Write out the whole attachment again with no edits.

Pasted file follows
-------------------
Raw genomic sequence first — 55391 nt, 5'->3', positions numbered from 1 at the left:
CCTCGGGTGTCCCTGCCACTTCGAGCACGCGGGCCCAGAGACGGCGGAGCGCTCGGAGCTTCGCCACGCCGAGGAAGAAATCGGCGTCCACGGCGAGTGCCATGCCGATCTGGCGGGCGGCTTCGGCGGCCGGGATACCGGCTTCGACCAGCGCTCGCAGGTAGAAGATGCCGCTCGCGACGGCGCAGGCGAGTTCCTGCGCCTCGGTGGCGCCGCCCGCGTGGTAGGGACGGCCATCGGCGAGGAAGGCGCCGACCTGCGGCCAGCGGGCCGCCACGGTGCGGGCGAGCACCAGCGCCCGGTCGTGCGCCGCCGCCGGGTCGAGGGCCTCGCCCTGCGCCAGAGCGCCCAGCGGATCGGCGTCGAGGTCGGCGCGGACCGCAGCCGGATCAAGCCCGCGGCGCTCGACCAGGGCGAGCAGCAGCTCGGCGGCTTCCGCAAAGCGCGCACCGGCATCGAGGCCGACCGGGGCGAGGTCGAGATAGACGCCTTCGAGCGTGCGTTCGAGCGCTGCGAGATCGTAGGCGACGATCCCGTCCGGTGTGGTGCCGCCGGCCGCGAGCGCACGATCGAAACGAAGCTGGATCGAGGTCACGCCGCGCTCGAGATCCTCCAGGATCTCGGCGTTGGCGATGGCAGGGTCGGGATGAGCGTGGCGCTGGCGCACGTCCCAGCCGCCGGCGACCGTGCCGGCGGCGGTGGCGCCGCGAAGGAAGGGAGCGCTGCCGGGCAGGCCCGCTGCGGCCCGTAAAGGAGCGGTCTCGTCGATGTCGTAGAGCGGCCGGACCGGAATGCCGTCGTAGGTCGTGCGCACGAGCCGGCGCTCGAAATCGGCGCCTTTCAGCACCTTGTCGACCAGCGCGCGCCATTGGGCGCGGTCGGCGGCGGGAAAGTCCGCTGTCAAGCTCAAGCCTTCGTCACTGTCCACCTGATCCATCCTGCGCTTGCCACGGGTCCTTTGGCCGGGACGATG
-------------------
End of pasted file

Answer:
Raw genomic sequence first — 55391 nt, 5'->3', positions numbered from 1 at the left:
CCTCGGGTGTCCCTGCCACTTCGAGCACGCGGGCCCAGAGACGGCGGAGCGCTCGGAGCTTCGCCACGCCGAGGAAGAAATCGGCGTCCACGGCGAGTGCCATGCCGATCTGGCGGGCGGCTTCGGCGGCCGGGATACCGGCTTCGACCAGCGCTCGCAGGTAGAAGATGCCGCTCGCGACGGCGCAGGCGAGTTCCTGCGCCTCGGTGGCGCCGCCCGCGTGGTAGGGACGGCCATCGGCGAGGAAGGCGCCGACCTGCGGCCAGCGGGCCGCCACGGTGCGGGCGAGCACCAGCGCCCGGTCGTGCGCCGCCGCCGGGTCGAGGGCCTCGCCCTGCGCCAGAGCGCCCAGCGGATCGGCGTCGAGGTCGGCGCGGACCGCAGCCGGATCAAGCCCGCGGCGCTCGACCAGGGCGAGCAGCAGCTCGGCGGCTTCCGCAAAGCGCGCACCGGCATCGAGGCCGACCGGGGCGAGGTCGAGATAGACGCCTTCGAGCGTGCGTTCGAGCGCTGCGAGATCGTAGGCGACGATCCCGTCCGGTGTGGTGCCGCCGGCCGCGAGCGCACGATCGAAACGAAGCTGGATCGAGGTCACGCCGCGCTCGAGATCCTCCAGGATCTCGGCGTTGGCGATGGCAGGGTCGGGATGAGCGTGGCGCTGGCGCACGTCCCAGCCGCCGGCGACCGTGCCGGCGGCGGTGGCGCCGCGAAGGAAGGGAGCGCTGCCGGGCAGGCCCGCTGCGGCCCGTAAAGGAGCGGTCTCGTCGATGTCGTAGAGCGGCCGGACCGGAATGCCGTCGTAGGTCGTGCGCACGAGCCGGCGCTCGAAATCGGCGCCTTTCAGCACCTTGTCGACCAGCGCGCGCCATTGGGCGCGGTCGGCGGCGGGAAAGTCCGCTGTCAAGCTCAAGCCTTCGTCACTGTCCACCTGATCCATCCTGCGCTTGCCACGGGTCCTTTGGCCGGGACGATG